4 ½ lbs. squirrel (approx. 15 fox squirrels)
1 Tbsp. sage
2 lbs. fresh seasoned pork sausage (with sage)
2 tsp. basil
1 onion
3 tsp. margarine
3 cloves garlic
1 Tbsp. chili powder
4 Tbsp. fresh parsley
1 Tbsp. black pepper
2 Tbsp. salt
1 tsp. thyme

De-bone the squirrel and chop in food processor. Mix together with fresh pork. Mince the onion and garlic.

Cook the onion until transparent and add the garlic and sauté slightly. Mix together meats, onion, garlic and herbs.

To test seasonings, form a small patty and fry in frying pan with butter. Taste and adjust seasonings accordingly.

Form into small patties to cook or grill and use with your favorite sausage recipes. Great on pizza, with pancakes or scrambled in eggs.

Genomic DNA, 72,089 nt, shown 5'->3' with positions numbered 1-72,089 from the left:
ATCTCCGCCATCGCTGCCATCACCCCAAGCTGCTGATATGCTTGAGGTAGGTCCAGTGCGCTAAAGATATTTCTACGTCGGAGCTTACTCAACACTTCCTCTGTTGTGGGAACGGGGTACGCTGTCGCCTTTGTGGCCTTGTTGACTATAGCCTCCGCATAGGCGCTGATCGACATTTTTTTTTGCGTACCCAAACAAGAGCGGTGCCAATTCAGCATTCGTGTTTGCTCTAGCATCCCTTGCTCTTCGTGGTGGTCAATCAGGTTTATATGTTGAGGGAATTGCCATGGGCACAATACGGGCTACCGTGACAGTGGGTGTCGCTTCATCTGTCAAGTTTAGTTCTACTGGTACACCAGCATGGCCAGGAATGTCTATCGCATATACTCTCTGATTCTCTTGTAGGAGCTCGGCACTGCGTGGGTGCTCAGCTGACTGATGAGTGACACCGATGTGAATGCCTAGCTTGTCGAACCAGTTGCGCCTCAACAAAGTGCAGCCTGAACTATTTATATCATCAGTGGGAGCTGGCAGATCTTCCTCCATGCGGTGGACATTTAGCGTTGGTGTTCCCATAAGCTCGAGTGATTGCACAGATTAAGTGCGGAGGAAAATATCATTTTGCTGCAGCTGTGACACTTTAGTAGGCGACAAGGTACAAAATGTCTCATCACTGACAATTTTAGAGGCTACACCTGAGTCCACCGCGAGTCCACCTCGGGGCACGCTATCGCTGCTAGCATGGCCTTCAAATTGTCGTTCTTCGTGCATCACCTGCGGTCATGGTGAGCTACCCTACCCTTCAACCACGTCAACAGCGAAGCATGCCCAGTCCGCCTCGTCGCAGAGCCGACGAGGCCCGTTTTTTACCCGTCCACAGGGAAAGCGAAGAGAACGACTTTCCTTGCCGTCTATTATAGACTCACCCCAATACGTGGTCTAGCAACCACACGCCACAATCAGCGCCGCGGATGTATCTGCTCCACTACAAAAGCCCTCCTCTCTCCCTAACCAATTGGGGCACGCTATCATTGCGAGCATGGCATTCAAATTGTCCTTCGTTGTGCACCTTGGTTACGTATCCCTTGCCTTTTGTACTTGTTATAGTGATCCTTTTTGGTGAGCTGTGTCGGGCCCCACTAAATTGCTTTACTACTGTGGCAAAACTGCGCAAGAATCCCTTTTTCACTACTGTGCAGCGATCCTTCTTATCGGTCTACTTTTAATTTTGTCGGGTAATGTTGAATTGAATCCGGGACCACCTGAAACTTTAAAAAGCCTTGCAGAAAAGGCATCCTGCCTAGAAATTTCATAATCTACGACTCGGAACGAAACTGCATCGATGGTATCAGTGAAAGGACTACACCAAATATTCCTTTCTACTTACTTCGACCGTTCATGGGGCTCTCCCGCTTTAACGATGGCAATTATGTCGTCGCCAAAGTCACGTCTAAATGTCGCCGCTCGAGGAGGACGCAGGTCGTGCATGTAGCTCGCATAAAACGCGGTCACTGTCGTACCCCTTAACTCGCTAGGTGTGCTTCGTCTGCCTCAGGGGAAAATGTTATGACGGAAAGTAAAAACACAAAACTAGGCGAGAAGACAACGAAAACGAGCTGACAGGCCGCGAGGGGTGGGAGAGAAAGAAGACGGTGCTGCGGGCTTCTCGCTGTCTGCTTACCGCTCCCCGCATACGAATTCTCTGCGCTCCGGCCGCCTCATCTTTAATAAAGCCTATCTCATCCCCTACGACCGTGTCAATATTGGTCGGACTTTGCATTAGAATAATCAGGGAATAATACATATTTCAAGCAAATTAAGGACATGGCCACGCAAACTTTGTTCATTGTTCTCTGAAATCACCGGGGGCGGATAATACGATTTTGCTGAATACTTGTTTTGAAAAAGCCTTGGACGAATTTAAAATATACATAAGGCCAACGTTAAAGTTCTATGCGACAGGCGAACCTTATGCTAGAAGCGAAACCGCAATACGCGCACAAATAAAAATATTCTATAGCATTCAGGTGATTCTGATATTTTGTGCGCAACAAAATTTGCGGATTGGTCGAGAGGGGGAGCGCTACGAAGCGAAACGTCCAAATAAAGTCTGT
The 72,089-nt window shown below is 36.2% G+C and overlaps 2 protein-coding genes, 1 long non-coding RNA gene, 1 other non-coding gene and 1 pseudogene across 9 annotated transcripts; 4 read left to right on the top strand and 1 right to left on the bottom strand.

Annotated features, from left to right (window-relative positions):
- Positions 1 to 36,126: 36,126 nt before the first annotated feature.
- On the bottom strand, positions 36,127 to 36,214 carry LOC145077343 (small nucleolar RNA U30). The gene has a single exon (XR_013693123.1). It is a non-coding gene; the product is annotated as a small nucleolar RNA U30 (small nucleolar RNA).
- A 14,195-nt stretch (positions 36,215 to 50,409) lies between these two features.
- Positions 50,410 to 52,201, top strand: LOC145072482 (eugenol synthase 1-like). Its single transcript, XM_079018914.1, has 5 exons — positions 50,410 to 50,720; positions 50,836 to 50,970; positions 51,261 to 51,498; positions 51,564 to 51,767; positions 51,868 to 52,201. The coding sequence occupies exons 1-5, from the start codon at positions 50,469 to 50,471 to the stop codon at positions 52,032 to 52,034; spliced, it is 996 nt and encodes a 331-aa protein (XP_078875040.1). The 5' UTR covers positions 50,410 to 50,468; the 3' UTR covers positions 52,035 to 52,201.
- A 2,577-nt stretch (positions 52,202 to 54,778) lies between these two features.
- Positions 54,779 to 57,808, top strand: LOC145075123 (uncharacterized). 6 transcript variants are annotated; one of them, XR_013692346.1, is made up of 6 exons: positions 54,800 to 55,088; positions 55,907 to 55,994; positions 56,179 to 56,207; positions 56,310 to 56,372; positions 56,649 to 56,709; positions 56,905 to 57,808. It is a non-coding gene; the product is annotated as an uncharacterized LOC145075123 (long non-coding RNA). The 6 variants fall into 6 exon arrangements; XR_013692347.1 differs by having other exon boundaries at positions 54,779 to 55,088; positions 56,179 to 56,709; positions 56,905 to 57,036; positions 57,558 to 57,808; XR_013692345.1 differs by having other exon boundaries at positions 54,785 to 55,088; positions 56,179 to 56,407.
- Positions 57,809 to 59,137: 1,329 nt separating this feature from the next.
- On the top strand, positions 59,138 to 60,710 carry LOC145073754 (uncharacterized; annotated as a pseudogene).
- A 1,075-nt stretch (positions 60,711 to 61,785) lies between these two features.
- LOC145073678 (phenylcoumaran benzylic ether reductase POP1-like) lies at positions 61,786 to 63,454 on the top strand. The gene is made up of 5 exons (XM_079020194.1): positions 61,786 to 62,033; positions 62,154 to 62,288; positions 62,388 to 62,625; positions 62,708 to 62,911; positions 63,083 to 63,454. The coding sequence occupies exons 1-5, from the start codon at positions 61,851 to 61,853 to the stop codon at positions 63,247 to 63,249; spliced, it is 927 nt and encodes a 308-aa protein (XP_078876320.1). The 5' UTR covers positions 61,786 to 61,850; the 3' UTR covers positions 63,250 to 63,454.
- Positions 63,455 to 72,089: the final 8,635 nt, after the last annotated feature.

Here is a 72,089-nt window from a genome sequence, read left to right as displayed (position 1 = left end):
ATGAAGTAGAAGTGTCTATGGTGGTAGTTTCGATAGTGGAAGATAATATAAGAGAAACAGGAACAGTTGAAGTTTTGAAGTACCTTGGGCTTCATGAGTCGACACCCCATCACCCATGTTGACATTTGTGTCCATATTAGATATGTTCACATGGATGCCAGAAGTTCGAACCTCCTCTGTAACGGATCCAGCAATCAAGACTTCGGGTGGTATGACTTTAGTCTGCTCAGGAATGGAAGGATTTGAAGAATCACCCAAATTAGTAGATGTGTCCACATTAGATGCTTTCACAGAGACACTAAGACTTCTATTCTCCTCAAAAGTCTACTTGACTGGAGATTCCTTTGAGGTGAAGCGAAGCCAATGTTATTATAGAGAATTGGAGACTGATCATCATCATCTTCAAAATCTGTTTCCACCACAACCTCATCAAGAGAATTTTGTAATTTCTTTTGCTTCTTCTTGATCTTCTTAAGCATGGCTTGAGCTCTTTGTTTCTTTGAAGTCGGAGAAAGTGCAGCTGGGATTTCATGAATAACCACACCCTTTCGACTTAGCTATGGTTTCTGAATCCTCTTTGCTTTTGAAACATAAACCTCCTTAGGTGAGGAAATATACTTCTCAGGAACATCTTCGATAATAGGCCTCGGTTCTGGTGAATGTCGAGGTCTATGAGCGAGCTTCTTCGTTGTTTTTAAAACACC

Recipe courtesy of MDOC.

Squirrel can be a delightful little meal and will maybe make your yard a bit quieter.



Here is an awesome backcountry hunting fire starting technique that is inexpensive, easy to make, lightweight, and surprisingly effective.

Since they carry all of their gear on their back, backcountry hunters need their equipment to be very portable and lightweight.

Here is a great idea for making a portable fire starter using items that you probably already have at your house.

I definitely have dryer lint, Vaseline and an empty egg carton lying around my house! Maybe this is something I’ll have to use myself this winter…